The relief package has laid the foundation for a robust economic recovery, limiting job losses and keeping afloat many businesses that would otherwise have been forced to close.
As we transition to a new phase in our response, the only way forward is a rapid and sustained economic recovery.
We are therefore working to enable all parts of the economy to return to full operation as quickly and as safely as possible.
We are amending the alert level 1 regulations to restore the normal trading hours for the sale of alcohol at retail outlets.
We are also opening up international travel to all countries subject to the necessary health protocols and the presentation of a negative COVID-19 certificate.
By using rapid tests and strict monitoring we intend to limit the spread of the infection through importation.
We expect that these measures will greatly assist businesses in the tourism and hospitality sectors.
We are focusing relentlessly on the implementation of our plan, pursuing a few priorities with the highest impact and ensuring that we deliver on these.
on the path to recovery.
My Fellow South Africans,
We have lost many lives to this pandemic.
Many of us have had to bid farewell to a loved one, a friend or a colleague.
As we look back on a year of much pain and sorrow, it is important as a nation that we should honour and remember all those who have succumbed to this disease.
It will be appropriate that during the 16 Days of Activism for No Violence against Women and Children – which is the second pandemic we are confronting – we demonstrate our remembrance of all those who have departed due to the COVID-19 pandemic and gender-based violence.
Cabinet has decided that from the 25th to 29th of November, the nation should embark on five days of mourning for the victims of COVID-19.
We will let the national flag fly at half-mast throughout the country from 6am to 6pm from Wednesday 25 November to Sunday 29 November.
We call upon all South Africans to wear a black armband or other signs of mourning to signify our respect for those who have departed.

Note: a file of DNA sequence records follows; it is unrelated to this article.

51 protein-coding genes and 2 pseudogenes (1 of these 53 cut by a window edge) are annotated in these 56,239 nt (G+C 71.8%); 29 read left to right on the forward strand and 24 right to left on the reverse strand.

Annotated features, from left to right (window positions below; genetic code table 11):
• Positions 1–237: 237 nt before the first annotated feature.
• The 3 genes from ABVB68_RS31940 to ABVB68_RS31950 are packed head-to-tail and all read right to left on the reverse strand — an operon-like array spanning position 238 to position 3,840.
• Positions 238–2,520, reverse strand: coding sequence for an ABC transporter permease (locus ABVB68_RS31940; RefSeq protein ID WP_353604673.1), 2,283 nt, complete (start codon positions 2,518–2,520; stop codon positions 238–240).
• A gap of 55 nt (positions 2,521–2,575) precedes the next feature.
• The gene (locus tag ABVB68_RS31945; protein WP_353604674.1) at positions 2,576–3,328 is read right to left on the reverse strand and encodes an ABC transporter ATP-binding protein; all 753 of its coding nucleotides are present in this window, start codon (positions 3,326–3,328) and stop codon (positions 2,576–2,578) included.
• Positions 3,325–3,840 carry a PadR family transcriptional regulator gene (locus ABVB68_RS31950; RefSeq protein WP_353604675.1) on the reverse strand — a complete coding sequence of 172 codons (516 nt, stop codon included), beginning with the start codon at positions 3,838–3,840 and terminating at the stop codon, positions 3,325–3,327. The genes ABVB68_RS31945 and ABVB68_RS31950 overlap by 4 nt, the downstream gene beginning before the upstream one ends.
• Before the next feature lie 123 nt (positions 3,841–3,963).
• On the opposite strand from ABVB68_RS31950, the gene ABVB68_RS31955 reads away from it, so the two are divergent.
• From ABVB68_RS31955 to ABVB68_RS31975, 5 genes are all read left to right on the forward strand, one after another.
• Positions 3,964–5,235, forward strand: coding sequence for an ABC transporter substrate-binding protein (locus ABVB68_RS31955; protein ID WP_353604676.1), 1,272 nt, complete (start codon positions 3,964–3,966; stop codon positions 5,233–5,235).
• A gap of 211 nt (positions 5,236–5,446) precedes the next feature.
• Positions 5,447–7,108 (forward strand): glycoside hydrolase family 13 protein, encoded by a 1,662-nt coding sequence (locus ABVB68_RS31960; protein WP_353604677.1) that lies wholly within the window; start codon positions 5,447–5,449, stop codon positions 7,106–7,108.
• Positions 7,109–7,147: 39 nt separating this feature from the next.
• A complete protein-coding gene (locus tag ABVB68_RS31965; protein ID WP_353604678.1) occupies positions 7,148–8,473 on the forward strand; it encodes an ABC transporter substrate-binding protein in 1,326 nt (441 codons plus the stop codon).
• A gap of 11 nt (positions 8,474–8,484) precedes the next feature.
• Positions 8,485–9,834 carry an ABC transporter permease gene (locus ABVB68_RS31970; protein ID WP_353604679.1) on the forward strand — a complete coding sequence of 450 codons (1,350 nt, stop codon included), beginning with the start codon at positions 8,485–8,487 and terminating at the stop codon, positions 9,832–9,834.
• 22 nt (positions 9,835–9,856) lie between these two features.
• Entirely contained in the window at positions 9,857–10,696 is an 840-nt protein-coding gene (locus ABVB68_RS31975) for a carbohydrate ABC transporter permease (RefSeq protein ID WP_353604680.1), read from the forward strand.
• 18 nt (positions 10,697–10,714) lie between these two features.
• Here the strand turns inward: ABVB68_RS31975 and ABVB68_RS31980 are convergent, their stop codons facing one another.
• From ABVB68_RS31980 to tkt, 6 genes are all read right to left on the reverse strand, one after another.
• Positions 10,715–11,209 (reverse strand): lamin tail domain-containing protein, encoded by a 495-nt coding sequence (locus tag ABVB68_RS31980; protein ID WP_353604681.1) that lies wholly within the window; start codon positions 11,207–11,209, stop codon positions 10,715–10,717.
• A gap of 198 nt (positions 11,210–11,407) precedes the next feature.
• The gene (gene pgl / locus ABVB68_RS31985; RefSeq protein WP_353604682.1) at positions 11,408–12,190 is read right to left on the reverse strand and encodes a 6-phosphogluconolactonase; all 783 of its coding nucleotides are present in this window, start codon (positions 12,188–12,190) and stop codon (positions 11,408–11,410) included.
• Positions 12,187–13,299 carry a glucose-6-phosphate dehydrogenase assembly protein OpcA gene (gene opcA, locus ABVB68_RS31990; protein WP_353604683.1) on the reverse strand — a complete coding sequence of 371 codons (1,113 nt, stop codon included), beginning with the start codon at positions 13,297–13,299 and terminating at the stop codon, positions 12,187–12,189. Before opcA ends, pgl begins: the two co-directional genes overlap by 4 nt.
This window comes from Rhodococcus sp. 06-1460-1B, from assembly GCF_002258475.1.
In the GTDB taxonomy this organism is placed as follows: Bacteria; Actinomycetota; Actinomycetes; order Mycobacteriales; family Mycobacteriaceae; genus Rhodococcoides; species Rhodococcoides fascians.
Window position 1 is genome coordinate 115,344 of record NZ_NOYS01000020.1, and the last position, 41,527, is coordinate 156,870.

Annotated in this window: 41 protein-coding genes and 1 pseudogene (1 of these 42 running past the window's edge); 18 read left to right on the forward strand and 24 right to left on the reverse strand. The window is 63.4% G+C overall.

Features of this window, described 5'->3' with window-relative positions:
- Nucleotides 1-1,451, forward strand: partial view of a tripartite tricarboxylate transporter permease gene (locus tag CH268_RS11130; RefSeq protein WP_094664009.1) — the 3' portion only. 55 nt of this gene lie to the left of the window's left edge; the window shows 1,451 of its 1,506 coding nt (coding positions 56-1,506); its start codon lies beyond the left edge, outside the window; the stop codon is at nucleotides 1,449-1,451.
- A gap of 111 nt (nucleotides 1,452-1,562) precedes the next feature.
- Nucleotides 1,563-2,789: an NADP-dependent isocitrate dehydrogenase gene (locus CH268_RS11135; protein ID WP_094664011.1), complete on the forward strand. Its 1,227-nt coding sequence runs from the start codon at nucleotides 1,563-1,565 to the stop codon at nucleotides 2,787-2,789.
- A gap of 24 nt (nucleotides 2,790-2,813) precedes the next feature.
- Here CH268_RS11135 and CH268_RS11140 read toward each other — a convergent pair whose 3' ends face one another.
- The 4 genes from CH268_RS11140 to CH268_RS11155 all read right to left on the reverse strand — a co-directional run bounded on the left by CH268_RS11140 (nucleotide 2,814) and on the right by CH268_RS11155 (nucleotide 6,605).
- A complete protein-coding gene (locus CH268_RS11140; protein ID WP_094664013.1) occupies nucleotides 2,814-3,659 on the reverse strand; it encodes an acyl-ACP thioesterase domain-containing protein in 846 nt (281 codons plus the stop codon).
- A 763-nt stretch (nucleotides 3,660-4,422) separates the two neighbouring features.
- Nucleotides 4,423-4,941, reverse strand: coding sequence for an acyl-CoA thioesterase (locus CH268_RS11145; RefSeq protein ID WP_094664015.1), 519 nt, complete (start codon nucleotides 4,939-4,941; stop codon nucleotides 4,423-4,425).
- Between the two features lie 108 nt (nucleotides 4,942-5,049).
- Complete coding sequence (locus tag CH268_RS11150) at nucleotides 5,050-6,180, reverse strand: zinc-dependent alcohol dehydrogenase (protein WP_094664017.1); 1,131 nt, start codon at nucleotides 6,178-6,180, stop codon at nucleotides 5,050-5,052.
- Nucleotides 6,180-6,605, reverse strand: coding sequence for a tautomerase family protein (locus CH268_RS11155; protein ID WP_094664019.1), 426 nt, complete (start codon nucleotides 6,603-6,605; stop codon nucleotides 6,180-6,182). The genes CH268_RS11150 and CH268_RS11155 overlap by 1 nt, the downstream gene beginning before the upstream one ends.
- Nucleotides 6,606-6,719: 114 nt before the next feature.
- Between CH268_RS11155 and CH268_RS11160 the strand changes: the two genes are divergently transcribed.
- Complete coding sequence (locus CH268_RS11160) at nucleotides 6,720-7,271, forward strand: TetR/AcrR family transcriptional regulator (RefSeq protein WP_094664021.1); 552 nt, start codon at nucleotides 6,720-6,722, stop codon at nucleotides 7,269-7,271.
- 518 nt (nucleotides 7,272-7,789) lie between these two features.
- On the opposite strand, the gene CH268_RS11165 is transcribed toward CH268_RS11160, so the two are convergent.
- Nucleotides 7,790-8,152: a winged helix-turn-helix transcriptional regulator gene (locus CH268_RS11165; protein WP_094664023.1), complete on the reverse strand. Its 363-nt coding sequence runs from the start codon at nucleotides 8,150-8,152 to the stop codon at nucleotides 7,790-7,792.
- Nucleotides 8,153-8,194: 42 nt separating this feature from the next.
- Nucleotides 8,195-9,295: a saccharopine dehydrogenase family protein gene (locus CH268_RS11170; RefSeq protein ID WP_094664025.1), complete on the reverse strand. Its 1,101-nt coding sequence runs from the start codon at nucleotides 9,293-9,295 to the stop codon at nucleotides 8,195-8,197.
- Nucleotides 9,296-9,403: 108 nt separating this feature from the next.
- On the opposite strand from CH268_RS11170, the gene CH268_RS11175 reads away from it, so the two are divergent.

We call upon all South Africans to demonstrate their solidarity and do this in remembrance of our countrymen and women, in recognition of the grief that we share as a nation, and as an affirmation of our determination to overcome this devastating disease.
My Fellow South Africans,
As I address you this evening, the country has just received the deeply sad news of the passing of the outgoing Auditor-General Mr Kimi Makwetu.
During his term as Auditor-General, Mr Makwetu served his country with dedication, with distinction and with integrity.
Our thoughts and prayers are with his family at this time of great sorrow.
As a nation, let us continue to do what we know must be done to keep ourselves and others safe.
Let us continue to demonstrate that we are a people of resilience and courage.
Let us show that we care for one another in sorrow, sickness and in death.
It is our individual actions over the next few weeks and months that will decide the fortunes of our nation.
The actions we must take are straightforward, but they are not insignificant.
They can and do save lives.
Let us continue to work together like the great South African family that we are to restore, to recover and to rebuild.
May God bless our beautiful country South Africa and protect her people.
I thank you.